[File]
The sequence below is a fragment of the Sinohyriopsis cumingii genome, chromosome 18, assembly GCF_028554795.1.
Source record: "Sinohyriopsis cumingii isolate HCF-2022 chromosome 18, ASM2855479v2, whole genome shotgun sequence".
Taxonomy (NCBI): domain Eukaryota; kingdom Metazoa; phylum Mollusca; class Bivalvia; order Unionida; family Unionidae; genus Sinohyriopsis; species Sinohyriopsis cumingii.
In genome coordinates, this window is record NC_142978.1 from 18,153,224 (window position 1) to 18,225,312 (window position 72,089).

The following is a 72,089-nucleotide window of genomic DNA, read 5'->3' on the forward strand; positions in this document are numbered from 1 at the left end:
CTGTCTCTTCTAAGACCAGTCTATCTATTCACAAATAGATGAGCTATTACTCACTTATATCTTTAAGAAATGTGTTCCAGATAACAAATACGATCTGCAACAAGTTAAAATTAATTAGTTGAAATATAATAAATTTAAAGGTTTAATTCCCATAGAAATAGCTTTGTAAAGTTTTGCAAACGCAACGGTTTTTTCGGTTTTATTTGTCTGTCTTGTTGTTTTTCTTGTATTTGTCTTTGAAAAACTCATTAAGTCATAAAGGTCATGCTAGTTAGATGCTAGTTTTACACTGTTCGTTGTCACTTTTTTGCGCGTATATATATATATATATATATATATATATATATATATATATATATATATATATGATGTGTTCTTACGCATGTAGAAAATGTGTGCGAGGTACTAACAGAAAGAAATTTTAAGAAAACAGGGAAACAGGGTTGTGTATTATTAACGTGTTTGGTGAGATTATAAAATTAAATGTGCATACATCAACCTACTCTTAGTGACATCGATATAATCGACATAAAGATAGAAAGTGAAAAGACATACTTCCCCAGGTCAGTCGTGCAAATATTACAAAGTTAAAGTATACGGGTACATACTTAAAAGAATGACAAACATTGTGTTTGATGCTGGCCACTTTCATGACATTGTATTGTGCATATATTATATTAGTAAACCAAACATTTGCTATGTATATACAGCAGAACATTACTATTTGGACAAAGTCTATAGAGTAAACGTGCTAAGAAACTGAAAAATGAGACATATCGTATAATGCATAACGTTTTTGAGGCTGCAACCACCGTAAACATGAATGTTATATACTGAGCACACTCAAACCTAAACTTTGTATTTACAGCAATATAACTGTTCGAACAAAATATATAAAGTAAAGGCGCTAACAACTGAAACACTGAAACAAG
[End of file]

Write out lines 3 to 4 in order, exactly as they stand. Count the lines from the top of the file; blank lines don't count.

Taxonomy (NCBI): domain Eukaryota; kingdom Metazoa; phylum Mollusca; class Bivalvia; order Unionida; family Unionidae; genus Sinohyriopsis; species Sinohyriopsis cumingii.
In genome coordinates, this window is record NC_142978.1 from 18,153,224 (window position 1) to 18,225,312 (window position 72,089).